Defense in Saddam trial demands sescurity
Updated: 2005-10-22 08:59
The body of a lawyer in Saddam Hussein's trial was found dumped in the street
with two bullet wounds in the head hours after gunmen dressed as security forces
took him from his office. A fearful defense team demanded Friday that the trial
be delayed or moved out of Iraq.
Four American service members were killed in insurgent attacks, edging the
total number of U.S. military deaths near 2,000 since the start of the Iraq war.
Investigators were trying to determine if the killers of Sunni Arab lawyer
Saadoun Sughaiyer al-Janabi were Saddam opponents lashing out at the defense
team or perhaps Sunni insurgents — including many Saddam supporters — trying to
disrupt the trial. Al-Janabi was the lawyer for Awad Hamed al-Bandar, the former
head of Saddam's Revolutionary Court.
Ten gunmen wearing police and military uniforms walked into al-Janabi's
office Thursday evening in Baghdad's Shaab neighborhood, and he went with them
without resistance, police Maj. Falah al-Mohammedawi said.
Hours later, his body, bearing signs of torture, was found on a sidewalk by
the Fardous Mosque in the nearby Ur neighborhood.
Sunni insurgents are known to have disguised themselves in police or military
uniforms in attacks usually targeting Shiites. But Sunni Arab leaders have
accused Interior Ministry forces or militias allied to the Shiite-led government
of killing Sunnis taken from their homes by men in uniform.
The killing spread fear among the other 12 defense lawyers at Wednesday's
opening session of the trial for Saddam and seven co-defendants. On Friday, they
demanded that the trial — now set to resume Nov. 28 — be postponed if
investigations into the slaying are not finished.
Iraqis place the coffin of Saadoun Sughaiyer
al-Janabi, a defense lawyer in Saddam Hussein's mass murder trial, on a
vehicle outside a morgue in Baghdad, Iraq, Friday, Oct. 21,
They also demanded the government provide them protection and even move the
trial outside Iraq, said Khamees Hamid al-Ubaidi, one of Saddam's two lawyers.
Moving the trial seemed highly unlikely. The government has fiercely rejected
any international venue, insisting Saddam should be tried by Iraqis in Iraq.
"It is time to lay low," al-Ubaidi said. "When something like this happens,
who wouldn't be terrified?"
He said he had taken personal steps for security but would not elaborate.
Government officials, including some from the Interior Ministry, were meeting
Friday night to discuss protecting defense lawyers, al-Ubaidi said.
Ministry and government officials could not immediately be reached for
comment on the meeting or the lawyers' demands.
Saddam and his co-defendants face possible death sentences if convicted on
charges of murder and torture for the 1982 massacre of 148 Shiites in the town
of Dujail. They have pleaded innocent.
Heavy security was provided for trial prosecutors and judges, who were
considered likely targets of insurgents. Their names have not been revealed and
their faces were not shown in the broadcast of Wednesday's opening session —
with the exception of the presiding judge and the top prosecutor, whose
identities were revealed for the first time.
But no security measures were extended to the defense lawyers. Their
identities have been known, though most of them have not been prominent in the
"The government exerts its best efforts to provide security for all people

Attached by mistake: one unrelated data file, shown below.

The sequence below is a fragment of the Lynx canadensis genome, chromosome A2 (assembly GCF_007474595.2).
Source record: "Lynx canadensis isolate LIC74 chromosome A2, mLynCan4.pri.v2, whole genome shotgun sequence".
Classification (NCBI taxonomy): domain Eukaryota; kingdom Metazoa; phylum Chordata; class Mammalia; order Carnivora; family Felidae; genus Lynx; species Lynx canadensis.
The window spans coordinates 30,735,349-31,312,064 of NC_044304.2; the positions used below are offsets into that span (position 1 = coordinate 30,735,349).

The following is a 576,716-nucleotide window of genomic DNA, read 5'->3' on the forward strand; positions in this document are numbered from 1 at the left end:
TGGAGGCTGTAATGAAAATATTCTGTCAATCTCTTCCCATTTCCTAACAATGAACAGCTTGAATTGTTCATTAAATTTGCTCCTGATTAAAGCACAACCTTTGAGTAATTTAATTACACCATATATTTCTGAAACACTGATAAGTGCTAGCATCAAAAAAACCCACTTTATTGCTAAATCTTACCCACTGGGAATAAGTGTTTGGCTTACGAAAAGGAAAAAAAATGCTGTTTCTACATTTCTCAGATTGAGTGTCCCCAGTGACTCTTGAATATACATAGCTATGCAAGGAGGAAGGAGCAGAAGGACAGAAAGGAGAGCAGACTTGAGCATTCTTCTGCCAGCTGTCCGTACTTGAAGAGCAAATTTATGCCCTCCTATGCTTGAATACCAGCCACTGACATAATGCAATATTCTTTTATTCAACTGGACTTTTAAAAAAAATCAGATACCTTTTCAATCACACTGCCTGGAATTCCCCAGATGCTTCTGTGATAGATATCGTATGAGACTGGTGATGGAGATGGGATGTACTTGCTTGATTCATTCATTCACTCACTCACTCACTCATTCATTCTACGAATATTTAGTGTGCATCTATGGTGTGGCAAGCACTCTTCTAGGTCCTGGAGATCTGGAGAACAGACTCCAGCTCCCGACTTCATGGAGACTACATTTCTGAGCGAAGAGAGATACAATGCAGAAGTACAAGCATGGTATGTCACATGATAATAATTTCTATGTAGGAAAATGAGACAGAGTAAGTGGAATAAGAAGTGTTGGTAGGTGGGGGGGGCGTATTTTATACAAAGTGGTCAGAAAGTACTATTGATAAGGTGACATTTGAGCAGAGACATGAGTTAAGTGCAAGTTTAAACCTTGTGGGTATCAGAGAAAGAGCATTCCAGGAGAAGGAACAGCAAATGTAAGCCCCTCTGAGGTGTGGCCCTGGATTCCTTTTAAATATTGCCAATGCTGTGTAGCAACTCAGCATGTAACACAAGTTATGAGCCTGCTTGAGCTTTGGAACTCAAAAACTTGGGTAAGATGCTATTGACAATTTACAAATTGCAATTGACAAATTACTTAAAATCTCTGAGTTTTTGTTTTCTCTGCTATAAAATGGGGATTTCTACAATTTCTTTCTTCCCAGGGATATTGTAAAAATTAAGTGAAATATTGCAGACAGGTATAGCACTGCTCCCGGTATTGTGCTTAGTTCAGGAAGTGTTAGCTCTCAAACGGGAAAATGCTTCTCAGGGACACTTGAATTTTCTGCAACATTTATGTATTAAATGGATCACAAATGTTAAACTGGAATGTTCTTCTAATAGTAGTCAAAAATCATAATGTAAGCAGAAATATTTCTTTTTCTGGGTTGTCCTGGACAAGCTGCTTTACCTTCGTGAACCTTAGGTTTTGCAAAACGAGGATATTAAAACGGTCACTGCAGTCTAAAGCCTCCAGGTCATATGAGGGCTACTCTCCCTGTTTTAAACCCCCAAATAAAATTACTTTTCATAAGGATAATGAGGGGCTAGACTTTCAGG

and all those involved in the trial, but we cannot provide total security
because of the violence in the country," government spokesman Laith Kubba said
earlier Friday, condemning the slaying.
"We do not know who was behind this operation. Is it designed to hinder the
trial process or is it a case of vendetta?"
Saddam's chief lawyer, Khalil al-Dulaimi, said after the kidnapping that
defense lawyers had been threatened in recent weeks by e-mail, mobile phone text
messages and telephone calls.
During Wednesday's session, al-Janabi, with silver hair and a dark black
mustache, sat with the other defense lawyers in two rows of desks to the right
of their clients, who sat inside a white pen with metal bars.
Al-Janabi spoke at least once during the session, but he was not as prominent
as al-Dulaimi or another lawyer who often argued with the judge.
The latest American deaths occurred Thursday. Three Marines died when a bomb
hit their patrol in Nasser wa Salam, 25 miles west of Baghdad, the U.S. military
said. The surviving Americans clashed with the gunmen, killing two insurgents
and capturing four. And in the northwestern town of Hit, an American soldier was
killed by "indirect fire," a term that usually means a mortar or rocket attack.
At least 1,992 members of the U.S. military have died since the war began in
March 2003, according to an Associated Press count.
Meanwhile, Iraqis were still waiting to know the outcome of the Oct. 15
constitutional referendum, and they likely will not learn the final results
until next week. Initial returns indicated the charter passed, prompting Sunni
Arabs opposing it to level accusations of fraud.
Electoral officials are auditing unusually high "yes" votes in some areas to
ensure there were no irregularities.
The election commission announced turnout figures Friday, saying 9,775,000
Iraqis cast ballots — or 63 percent of registered voters. That was higher than
January's parliament elections, in which 60 percent of Iraqis participated,
including fewer Sunni Arabs.
Sunni Arabs sought to defeat the constitution, which they fear will split the
country and leave their once-dominant community powerless. Shiites and Kurds
supported the charter, partly because it will enable them to form powerful
mini-states in the oil-rich south and north.